“The best pace is a suicidal pace and today is a good day to die”. He was full of good quotes! That’s the great thing about distance running….how much can you take? If you think your tough…try distance running!
Teyonni and I are two people that both take risks. We even commit to these crazy challenging things under prepared-which I don’t know if that’s a strength or weakness. But it’s the coach/athlete dynamic that led us to take this risk and it was a risk considering our groups background (previous post). Fight day confirmed we were the underdog. The opponent came from a quality gym in their home town. It was like jumping off a cliff and hoping the parachute was working-but we had no way to test it out prior and we just had to jump. We were a small team diving into this new game far from home.
Once Teyonni got in the ring with her opponent it was a high volume of punches, kicks, and knees. It was an active and intense 6 minutes of striking. Teyonni got dropped by a knee to the body in the first round but like many times in her life she just got back up and fought on. She landed a leg kick that knocked her opponent down in the 2nd round and had a few flurries of punches that cleanly found the target. Overall, our opponent got the better of us, was a good striker, and won the decision. We had trouble with her length, her knees to the body, and her skill set in general. Definitely some positive take aways but also just realizing we have to keep training and continuing to get better. That means working hard, continuing our education, and learning from good coaches whenever we get opportunities for that.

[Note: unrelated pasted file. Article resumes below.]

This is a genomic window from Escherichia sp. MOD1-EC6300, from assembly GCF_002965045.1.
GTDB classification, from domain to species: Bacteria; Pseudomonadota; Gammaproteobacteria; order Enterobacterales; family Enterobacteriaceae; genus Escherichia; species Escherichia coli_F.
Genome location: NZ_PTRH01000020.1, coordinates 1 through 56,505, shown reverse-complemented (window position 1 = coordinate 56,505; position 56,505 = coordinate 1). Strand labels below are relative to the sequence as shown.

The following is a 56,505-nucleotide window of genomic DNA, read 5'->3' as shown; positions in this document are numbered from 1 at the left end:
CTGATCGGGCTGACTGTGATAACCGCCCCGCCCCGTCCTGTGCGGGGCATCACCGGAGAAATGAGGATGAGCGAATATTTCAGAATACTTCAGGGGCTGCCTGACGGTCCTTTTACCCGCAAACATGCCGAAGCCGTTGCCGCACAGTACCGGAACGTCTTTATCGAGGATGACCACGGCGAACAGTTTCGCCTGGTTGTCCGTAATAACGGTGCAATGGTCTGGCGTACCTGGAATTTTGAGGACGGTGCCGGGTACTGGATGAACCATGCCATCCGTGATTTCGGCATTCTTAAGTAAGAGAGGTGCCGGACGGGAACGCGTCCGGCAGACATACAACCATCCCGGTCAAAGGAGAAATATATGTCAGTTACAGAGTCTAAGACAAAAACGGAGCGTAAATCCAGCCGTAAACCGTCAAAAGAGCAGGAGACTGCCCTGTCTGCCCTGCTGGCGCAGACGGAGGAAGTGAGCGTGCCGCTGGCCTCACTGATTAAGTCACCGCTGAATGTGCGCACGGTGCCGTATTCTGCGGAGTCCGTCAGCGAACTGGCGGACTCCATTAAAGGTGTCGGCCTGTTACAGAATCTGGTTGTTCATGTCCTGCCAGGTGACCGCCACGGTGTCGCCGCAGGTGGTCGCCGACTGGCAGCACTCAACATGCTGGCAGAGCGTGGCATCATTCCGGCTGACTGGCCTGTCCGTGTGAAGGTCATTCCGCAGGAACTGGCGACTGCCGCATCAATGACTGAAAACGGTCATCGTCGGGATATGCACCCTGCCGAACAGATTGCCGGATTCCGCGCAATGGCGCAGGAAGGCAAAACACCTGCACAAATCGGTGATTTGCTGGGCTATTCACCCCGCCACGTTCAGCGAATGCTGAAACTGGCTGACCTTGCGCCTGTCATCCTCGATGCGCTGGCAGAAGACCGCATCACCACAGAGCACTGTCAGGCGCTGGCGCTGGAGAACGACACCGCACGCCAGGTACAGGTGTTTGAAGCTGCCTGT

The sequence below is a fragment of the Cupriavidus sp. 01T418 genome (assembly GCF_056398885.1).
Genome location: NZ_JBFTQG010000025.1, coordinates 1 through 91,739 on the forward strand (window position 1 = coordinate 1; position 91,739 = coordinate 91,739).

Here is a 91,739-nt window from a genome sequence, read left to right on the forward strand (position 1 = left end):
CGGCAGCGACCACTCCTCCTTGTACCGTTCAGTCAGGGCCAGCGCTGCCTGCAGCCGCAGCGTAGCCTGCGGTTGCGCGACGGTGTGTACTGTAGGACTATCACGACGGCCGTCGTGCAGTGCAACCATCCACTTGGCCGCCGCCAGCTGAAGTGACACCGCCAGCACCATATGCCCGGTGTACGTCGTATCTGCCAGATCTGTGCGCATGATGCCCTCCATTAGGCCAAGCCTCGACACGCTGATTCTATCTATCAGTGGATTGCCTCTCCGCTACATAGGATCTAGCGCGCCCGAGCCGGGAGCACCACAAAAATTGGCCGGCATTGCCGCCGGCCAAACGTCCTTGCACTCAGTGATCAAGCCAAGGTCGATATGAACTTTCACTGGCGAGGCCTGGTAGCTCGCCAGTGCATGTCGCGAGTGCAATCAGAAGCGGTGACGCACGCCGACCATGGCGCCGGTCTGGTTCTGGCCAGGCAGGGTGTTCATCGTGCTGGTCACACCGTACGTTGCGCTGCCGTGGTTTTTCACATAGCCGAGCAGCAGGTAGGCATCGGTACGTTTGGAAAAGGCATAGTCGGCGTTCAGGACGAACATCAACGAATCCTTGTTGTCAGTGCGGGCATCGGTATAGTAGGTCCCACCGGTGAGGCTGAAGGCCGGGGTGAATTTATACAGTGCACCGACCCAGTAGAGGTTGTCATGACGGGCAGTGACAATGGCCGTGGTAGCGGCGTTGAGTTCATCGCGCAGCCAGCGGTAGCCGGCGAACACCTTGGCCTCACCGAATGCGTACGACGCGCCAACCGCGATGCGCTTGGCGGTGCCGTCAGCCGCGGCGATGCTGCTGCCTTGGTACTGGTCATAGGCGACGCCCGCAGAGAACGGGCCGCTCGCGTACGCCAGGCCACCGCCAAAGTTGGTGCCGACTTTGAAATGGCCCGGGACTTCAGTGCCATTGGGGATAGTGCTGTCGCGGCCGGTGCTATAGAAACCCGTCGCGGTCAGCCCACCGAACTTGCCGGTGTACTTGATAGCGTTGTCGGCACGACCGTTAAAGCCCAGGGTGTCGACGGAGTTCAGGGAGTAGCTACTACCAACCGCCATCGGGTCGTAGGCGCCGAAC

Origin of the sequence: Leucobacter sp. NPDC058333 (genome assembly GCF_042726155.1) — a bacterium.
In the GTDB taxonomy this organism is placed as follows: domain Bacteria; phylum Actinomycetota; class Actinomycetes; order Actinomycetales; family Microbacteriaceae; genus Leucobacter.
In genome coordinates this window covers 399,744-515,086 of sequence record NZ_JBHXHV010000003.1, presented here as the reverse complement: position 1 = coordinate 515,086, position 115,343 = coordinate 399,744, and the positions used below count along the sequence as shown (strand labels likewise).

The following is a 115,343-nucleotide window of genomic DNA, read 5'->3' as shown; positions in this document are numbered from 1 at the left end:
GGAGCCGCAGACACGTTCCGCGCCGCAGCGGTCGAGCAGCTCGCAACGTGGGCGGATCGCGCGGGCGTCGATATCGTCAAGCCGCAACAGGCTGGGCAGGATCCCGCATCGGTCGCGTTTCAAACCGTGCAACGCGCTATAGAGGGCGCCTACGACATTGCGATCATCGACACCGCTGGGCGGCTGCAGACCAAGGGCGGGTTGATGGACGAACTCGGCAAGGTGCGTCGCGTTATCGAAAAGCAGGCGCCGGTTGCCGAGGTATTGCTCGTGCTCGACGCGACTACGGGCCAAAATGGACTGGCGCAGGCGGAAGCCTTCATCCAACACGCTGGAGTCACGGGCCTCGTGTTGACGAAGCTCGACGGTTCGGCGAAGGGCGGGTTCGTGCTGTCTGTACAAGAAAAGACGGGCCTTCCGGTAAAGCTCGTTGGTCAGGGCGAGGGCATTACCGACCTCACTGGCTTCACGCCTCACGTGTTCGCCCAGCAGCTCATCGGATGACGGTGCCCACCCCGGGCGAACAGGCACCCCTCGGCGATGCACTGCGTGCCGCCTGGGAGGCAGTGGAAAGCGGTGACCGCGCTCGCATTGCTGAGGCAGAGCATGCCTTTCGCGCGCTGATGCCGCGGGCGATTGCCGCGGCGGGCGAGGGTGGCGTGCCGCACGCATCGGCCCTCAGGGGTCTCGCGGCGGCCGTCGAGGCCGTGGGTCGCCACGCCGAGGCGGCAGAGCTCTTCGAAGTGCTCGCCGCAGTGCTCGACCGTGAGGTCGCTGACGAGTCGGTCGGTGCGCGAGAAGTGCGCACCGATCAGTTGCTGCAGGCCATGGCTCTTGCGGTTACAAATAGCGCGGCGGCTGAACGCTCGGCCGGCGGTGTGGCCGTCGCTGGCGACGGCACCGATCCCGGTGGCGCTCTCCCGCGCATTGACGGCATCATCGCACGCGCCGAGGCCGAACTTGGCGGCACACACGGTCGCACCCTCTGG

Teyonni become the first one on her team to ever compete. That’s pretty rare in combat sports to have a training group-where they have never competed. We can say we are new, under prepared, etc..but truth is that a lot of people are scared to compete-and I strongly value competition. She also went the distance battling through moments in the fight where it didn’t seem like she would be able to keep going. Most importantly she made a small path into the jungle that athletes in our group will eventually follow and build upon. She is the only person most of them know that has ever competed in any type of combat sport.
It was a significant moment for our team for those reasons, but not glamorous. We always try to win and there are the emotions of disappointment or discouragement after a loss. Sometimes those emotions are devastating when your super invested in something. She wanted to win and do better and I wanted to help prepare her to be successful. We will regroup and come back wiser and more dangerous the second time around. I’ve been around sports for a long time and competed for years in track and field. Any sport endeavor is filled with extreme highs and lows and a lot of success is simply who lasts the longest and doesn’t give up. Hopefully that will be our story in the end!